Friday, June 3rd, 2011
The Granite Block data center is close to opening.

Fall River, Massachusetts, features a landscape filled with crumbling, old manufacturing facilities that have been unused for years. However, one such facility is experiencing new life as it is being converted into the Granite Block Global Data Center, the Herald News reports.

The new facility is close to opening and is already equipped with rack shelves and two, 2-megawatt power generators.

Roland Patenaude, president of Granite Block, told the news source that the facility's power infrastructure is so redundant that four separate outages would be needed to shut the facility down. Furthermore, each individual power unit can provide enough energy to run two hospitals, he said.

When the 163,000-square-foot data center opens, it will be the largest in New England, Patenaude told the news source.

Currently, the data center's primary purposes include providing disaster recovery systems, storage capabilities and telecommunications hosting services.

Building a prolific new data center can sometimes lead to other new projects in the region. For example, regional authorities in Prineville, Oregon, where Facebook recently built a new data center, are hoping that project's success will lead to more new facilities in the region, the Bend Bulletin reports.

New trends emerging to guide the data center industry

Friday, June 3rd, 2011
Virtualization is emerging as an industry-changing trend in the data center.

A new decade is expected to bring significant changes in the data center, and equipment on rack shelves will be faced with a new set of expectations.

According to Continuity Central, a few trends will dramatically impact the next decade of data center design and implementation. Among those trends are automation and instant service delivery.

Many data center managers are turning to automation solutions because growing trends toward virtualization are creating more complex IT infrastructure that demands simplification. As a result, automation is emerging as a key management practice to handle virtual environments.

As virtualization increases the pace that IT can move, more businesses are expecting almost instant changes to IT services. Therefore, the next decade will see a growing number of data centers designed to change rapidly to meet even the most demanding organizations.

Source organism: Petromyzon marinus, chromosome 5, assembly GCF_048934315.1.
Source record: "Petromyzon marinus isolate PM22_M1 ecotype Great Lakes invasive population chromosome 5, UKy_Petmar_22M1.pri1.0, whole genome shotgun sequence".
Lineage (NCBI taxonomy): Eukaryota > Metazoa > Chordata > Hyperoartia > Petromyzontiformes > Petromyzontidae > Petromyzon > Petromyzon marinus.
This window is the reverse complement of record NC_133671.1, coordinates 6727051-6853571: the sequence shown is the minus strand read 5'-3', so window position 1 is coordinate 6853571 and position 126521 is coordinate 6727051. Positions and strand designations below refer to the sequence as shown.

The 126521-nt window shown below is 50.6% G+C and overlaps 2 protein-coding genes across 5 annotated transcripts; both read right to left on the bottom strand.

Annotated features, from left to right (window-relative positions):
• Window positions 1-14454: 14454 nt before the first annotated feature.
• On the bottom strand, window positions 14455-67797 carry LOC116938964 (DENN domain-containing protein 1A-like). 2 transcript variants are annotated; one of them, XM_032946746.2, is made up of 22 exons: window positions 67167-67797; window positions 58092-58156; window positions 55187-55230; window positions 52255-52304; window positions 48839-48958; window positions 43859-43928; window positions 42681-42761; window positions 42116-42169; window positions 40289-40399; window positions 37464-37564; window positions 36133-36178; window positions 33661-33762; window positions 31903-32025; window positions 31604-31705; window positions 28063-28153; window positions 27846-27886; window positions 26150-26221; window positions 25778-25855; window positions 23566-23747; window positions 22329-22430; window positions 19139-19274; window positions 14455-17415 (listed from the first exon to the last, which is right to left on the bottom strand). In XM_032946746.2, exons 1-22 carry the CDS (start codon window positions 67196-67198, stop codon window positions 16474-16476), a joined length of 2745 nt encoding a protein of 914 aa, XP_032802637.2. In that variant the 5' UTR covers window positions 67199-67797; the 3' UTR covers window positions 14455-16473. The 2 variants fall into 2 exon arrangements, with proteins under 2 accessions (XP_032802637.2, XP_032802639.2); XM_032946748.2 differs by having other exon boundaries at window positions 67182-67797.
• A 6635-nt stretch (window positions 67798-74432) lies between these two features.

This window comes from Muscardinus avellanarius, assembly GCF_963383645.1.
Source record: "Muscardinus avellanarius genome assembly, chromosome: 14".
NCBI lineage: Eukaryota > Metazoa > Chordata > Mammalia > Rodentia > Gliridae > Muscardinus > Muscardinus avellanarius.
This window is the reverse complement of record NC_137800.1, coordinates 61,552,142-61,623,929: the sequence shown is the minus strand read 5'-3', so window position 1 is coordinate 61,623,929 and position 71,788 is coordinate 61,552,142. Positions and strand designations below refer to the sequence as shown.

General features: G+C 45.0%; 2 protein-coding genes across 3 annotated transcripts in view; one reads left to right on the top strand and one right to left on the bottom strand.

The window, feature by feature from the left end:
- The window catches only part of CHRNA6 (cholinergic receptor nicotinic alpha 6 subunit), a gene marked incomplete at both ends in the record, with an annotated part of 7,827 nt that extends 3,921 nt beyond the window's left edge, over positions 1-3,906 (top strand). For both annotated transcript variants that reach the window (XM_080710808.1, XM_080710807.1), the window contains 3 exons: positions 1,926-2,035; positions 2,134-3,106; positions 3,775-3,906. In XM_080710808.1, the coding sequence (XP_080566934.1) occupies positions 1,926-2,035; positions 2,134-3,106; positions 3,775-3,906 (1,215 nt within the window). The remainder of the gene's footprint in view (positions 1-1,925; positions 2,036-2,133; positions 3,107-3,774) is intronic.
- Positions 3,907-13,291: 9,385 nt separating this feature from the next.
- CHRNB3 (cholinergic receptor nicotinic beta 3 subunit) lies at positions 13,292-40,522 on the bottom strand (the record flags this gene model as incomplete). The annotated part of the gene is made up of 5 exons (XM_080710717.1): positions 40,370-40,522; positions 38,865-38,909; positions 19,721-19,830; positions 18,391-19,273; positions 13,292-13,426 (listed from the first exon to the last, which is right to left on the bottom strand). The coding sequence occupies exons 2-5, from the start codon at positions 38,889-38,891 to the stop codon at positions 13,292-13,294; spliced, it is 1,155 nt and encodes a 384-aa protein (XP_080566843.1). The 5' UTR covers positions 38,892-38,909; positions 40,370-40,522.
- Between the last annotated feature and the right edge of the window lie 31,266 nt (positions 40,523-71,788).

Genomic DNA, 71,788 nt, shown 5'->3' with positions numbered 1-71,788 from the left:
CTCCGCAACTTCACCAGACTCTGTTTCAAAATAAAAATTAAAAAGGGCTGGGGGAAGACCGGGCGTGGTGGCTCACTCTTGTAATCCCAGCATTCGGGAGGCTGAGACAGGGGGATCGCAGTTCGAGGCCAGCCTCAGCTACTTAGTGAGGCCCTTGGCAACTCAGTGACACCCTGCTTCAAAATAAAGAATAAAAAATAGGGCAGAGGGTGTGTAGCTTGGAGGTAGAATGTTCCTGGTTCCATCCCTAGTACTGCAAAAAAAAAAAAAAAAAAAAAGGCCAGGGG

The growing trends mentions in the Continuity Central report are built on a foundation of virtualization. According to a recent survey from Brocade and McAfee, businesses that are unprepared to manage virtual servers face challenging security and network management issues.

Virtualization presents security challenges

Friday, June 3rd, 2011
Server virtualization creates unique security challenges in the data center.

Virtualizating servers is becoming more popular in enterprise settings, but many businesses do not recognize the impact virtualization has on their server infrastructure and inadvertently create new security challenges.

According to a recent survey from IBM and Brocade, approximately 50 percent of respondents said they are using server virtualization in some form.

However, many of those respondents fail to recognize the problems associated with server virtualization. As a result, the report said, companies often end up with network bottlenecks, security loopholes and inconsistent network policies when servers are no longer tied to the physical device on the rack shelf.

The report said increased virtualization is leading 62 percent of respondents to expand or upgrade data centers. However, investing in new server racks is not going to help businesses deal with the challenges associated with deploying virtual systems if they are unprepared to support them, the report said.

"Companies investing in full scale virtualization are now running into network and security challenges," said Rees Johnson, senior vice president and general manager for network security at McAfee.

Virtualization is a key part of data center consolidation plans. According to Government Computing News, consolidation could deliver on its potential to reduce operating costs and use virtualization to increase flexibility in the data center.

Energy management critical in cloud data centers

Friday, June 3rd, 2011
Cloud computing is making energy management even more important than normal in the data center.

Industry studies from Microsoft and other technology leaders have claimed that cloud computing helps equipment stored in server racks run more efficiently abound, but cloud service providers have been lax in releasing details about cloud efficiency.

At the recent Green Economy – 2nd Annual Business & Leadership Briefing, industry expert, Tom Rafferty, said cloud providers need to reveal such information or risk reducing the validity of claims that the technology is more efficient.